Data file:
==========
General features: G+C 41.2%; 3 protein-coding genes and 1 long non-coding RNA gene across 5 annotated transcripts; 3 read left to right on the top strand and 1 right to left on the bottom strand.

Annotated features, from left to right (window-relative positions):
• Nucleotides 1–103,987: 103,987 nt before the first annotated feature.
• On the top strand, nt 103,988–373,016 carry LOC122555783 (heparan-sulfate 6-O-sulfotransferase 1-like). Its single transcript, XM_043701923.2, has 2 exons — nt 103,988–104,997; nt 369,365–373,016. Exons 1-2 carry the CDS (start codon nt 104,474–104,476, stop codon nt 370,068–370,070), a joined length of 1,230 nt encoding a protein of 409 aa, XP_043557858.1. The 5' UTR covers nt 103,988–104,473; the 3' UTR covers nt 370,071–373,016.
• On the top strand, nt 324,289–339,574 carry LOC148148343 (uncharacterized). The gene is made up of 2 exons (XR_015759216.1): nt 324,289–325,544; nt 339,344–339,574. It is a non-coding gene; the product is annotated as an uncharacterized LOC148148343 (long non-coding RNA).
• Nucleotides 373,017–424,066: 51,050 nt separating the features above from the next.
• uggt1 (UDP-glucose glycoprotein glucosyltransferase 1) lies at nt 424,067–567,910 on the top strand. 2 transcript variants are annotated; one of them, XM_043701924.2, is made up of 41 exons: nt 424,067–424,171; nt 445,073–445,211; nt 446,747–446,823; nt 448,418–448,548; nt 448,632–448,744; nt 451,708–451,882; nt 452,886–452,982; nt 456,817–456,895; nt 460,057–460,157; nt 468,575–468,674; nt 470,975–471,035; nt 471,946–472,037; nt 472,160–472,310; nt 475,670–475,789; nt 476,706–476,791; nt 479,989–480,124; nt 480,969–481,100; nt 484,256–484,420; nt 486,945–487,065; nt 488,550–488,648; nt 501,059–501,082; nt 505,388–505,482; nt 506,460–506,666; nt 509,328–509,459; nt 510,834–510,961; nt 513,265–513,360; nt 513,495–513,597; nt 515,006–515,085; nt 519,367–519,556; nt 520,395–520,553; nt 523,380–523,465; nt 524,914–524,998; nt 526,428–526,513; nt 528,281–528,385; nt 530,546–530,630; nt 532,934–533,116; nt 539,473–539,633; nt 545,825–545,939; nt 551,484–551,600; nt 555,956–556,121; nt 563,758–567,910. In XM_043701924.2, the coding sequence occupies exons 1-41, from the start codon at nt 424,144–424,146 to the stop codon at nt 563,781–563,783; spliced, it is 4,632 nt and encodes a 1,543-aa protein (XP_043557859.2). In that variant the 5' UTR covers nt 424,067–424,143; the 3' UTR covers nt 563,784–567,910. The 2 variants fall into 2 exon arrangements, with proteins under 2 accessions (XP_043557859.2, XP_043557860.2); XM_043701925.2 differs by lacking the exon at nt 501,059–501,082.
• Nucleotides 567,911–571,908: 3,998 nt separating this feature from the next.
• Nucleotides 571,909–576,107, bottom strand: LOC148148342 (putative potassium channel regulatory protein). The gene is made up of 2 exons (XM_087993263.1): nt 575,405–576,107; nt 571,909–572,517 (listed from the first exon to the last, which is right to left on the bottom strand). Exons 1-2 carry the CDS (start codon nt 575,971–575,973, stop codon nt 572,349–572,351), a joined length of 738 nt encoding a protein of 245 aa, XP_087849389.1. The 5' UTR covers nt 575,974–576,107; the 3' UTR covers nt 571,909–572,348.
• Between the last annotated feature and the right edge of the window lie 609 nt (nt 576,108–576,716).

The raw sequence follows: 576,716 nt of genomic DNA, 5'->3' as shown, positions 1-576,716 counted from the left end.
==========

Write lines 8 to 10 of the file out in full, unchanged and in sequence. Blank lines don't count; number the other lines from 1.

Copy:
• Nucleotides 567,911–571,908: 3,998 nt separating this feature from the next.
• Nucleotides 571,909–576,107, bottom strand: LOC148148342 (putative potassium channel regulatory protein). The gene is made up of 2 exons (XM_087993263.1): nt 575,405–576,107; nt 571,909–572,517 (listed from the first exon to the last, which is right to left on the bottom strand). Exons 1-2 carry the CDS (start codon nt 575,971–575,973, stop codon nt 572,349–572,351), a joined length of 738 nt encoding a protein of 245 aa, XP_087849389.1. The 5' UTR covers nt 575,974–576,107; the 3' UTR covers nt 571,909–572,348.
• Between the last annotated feature and the right edge of the window lie 609 nt (nt 576,108–576,716).